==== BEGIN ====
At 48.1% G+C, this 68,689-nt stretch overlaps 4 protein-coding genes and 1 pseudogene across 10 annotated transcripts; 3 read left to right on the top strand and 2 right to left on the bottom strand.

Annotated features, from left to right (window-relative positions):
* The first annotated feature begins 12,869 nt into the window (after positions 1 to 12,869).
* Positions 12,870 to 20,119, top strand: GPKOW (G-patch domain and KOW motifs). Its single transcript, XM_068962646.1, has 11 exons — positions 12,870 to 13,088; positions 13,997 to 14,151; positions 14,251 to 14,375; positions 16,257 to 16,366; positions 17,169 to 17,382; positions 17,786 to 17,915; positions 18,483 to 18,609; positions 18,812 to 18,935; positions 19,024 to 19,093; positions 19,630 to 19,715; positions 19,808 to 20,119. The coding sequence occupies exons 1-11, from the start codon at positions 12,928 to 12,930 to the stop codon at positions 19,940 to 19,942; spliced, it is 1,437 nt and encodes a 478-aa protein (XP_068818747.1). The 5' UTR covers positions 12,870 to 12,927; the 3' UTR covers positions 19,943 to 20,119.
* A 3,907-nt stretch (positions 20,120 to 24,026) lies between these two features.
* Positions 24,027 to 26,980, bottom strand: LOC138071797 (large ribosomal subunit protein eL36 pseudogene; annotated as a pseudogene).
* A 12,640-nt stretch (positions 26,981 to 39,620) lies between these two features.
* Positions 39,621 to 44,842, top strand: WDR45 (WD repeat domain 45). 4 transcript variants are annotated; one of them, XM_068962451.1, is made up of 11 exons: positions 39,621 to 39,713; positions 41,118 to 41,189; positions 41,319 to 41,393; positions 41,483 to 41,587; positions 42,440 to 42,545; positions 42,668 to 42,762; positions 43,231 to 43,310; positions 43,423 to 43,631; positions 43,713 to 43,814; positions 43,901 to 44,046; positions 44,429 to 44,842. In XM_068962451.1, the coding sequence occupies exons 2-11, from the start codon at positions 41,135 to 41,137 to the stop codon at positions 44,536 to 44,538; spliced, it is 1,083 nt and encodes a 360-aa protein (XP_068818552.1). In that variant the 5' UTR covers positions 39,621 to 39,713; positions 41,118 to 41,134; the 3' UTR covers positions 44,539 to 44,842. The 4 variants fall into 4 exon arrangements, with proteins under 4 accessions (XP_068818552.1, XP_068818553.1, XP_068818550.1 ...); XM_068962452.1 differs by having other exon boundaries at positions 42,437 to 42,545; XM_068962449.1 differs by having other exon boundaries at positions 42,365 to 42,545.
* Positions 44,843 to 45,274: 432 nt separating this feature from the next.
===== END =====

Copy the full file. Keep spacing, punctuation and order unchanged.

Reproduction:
At 48.1% G+C, this 68,689-nt stretch overlaps 4 protein-coding genes and 1 pseudogene across 10 annotated transcripts; 3 read left to right on the top strand and 2 right to left on the bottom strand.

Annotated features, from left to right (window-relative positions):
* The first annotated feature begins 12,869 nt into the window (after positions 1 to 12,869).
* Positions 12,870 to 20,119, top strand: GPKOW (G-patch domain and KOW motifs). Its single transcript, XM_068962646.1, has 11 exons — positions 12,870 to 13,088; positions 13,997 to 14,151; positions 14,251 to 14,375; positions 16,257 to 16,366; positions 17,169 to 17,382; positions 17,786 to 17,915; positions 18,483 to 18,609; positions 18,812 to 18,935; positions 19,024 to 19,093; positions 19,630 to 19,715; positions 19,808 to 20,119. The coding sequence occupies exons 1-11, from the start codon at positions 12,928 to 12,930 to the stop codon at positions 19,940 to 19,942; spliced, it is 1,437 nt and encodes a 478-aa protein (XP_068818747.1). The 5' UTR covers positions 12,870 to 12,927; the 3' UTR covers positions 19,943 to 20,119.
* A 3,907-nt stretch (positions 20,120 to 24,026) lies between these two features.
* Positions 24,027 to 26,980, bottom strand: LOC138071797 (large ribosomal subunit protein eL36 pseudogene; annotated as a pseudogene).
* A 12,640-nt stretch (positions 26,981 to 39,620) lies between these two features.
* Positions 39,621 to 44,842, top strand: WDR45 (WD repeat domain 45). 4 transcript variants are annotated; one of them, XM_068962451.1, is made up of 11 exons: positions 39,621 to 39,713; positions 41,118 to 41,189; positions 41,319 to 41,393; positions 41,483 to 41,587; positions 42,440 to 42,545; positions 42,668 to 42,762; positions 43,231 to 43,310; positions 43,423 to 43,631; positions 43,713 to 43,814; positions 43,901 to 44,046; positions 44,429 to 44,842. In XM_068962451.1, the coding sequence occupies exons 2-11, from the start codon at positions 41,135 to 41,137 to the stop codon at positions 44,536 to 44,538; spliced, it is 1,083 nt and encodes a 360-aa protein (XP_068818552.1). In that variant the 5' UTR covers positions 39,621 to 39,713; positions 41,118 to 41,134; the 3' UTR covers positions 44,539 to 44,842. The 4 variants fall into 4 exon arrangements, with proteins under 4 accessions (XP_068818552.1, XP_068818553.1, XP_068818550.1 ...); XM_068962452.1 differs by having other exon boundaries at positions 42,437 to 42,545; XM_068962449.1 differs by having other exon boundaries at positions 42,365 to 42,545.
* Positions 44,843 to 45,274: 432 nt separating this feature from the next.